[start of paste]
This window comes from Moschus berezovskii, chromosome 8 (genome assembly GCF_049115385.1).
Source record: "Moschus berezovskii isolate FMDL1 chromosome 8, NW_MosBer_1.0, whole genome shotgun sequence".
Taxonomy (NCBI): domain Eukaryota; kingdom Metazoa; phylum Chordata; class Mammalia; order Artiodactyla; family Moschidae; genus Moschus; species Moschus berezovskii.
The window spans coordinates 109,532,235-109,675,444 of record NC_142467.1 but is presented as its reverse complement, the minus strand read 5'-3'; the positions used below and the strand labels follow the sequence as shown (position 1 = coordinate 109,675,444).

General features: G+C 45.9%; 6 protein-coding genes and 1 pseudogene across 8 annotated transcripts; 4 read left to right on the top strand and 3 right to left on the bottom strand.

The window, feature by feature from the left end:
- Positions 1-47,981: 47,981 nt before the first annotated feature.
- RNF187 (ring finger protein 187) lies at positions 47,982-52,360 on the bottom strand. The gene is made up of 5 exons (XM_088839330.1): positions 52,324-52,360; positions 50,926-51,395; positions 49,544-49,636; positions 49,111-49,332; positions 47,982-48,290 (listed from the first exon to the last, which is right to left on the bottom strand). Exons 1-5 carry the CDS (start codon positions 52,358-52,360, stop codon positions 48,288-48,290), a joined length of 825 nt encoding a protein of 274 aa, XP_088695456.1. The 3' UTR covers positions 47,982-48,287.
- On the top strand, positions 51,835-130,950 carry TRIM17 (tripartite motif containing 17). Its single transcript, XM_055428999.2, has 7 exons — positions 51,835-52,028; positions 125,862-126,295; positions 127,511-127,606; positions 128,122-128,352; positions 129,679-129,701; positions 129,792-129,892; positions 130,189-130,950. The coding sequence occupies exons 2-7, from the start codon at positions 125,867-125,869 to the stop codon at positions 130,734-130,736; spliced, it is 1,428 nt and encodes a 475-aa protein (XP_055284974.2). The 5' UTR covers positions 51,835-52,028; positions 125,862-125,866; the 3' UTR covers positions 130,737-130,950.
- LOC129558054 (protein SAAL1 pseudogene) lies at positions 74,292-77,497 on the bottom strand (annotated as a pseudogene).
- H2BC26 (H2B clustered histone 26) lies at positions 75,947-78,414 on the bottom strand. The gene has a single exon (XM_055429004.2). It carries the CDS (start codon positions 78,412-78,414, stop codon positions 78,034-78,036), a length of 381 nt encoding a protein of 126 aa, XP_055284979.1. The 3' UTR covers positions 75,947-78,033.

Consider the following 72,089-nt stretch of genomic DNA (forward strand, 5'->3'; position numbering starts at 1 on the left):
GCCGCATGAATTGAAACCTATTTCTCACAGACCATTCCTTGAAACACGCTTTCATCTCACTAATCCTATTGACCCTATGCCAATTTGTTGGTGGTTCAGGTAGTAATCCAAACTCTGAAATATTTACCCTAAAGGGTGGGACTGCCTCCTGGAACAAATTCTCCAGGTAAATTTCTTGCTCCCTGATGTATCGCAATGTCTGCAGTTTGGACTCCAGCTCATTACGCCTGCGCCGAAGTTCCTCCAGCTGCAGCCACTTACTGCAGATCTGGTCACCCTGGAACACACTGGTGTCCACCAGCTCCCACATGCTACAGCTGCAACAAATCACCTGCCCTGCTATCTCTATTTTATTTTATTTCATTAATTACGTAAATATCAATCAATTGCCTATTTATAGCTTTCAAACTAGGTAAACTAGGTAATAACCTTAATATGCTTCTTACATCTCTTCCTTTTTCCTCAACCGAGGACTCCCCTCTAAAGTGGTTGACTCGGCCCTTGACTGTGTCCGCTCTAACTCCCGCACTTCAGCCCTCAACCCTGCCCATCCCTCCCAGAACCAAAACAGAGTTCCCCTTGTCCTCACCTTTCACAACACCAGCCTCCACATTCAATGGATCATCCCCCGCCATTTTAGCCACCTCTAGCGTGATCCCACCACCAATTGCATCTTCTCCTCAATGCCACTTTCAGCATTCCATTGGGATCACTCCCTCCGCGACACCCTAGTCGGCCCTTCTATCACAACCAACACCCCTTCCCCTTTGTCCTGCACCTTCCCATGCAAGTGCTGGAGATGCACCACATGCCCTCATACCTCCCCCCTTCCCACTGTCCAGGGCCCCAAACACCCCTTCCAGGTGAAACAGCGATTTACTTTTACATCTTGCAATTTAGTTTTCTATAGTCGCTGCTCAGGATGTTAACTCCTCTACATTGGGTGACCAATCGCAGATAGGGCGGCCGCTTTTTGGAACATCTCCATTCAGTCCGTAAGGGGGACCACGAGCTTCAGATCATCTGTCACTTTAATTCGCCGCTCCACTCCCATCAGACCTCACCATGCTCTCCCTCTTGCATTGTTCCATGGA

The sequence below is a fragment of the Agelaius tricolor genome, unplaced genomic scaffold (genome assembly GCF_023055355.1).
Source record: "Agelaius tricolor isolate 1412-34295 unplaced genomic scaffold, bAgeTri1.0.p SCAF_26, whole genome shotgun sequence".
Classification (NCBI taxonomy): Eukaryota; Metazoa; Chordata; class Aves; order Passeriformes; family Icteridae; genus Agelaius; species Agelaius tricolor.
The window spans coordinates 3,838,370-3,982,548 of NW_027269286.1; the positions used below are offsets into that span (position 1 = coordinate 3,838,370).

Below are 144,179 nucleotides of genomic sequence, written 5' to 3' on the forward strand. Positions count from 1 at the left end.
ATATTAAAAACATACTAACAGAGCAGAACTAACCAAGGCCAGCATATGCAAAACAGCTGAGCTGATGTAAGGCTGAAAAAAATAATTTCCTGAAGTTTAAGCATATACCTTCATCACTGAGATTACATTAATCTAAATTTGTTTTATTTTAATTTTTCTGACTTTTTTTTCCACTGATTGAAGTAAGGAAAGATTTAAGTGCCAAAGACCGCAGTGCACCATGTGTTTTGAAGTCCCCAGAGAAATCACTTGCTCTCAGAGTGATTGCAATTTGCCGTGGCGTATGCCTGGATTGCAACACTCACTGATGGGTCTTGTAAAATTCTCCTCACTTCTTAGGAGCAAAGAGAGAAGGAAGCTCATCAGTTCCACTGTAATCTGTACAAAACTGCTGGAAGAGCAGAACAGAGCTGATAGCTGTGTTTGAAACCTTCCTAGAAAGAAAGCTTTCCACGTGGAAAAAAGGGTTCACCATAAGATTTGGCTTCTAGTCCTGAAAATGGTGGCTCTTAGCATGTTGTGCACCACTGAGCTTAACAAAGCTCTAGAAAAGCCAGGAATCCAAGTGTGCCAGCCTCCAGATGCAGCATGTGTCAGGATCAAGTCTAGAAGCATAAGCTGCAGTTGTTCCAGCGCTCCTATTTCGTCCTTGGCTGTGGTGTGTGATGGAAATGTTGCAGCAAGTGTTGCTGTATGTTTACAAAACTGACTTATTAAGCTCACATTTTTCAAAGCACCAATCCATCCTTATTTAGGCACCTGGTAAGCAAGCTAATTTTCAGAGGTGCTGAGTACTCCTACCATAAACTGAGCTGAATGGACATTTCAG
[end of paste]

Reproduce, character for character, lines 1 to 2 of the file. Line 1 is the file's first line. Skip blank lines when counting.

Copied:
This window comes from Moschus berezovskii, chromosome 8 (genome assembly GCF_049115385.1).
Source record: "Moschus berezovskii isolate FMDL1 chromosome 8, NW_MosBer_1.0, whole genome shotgun sequence".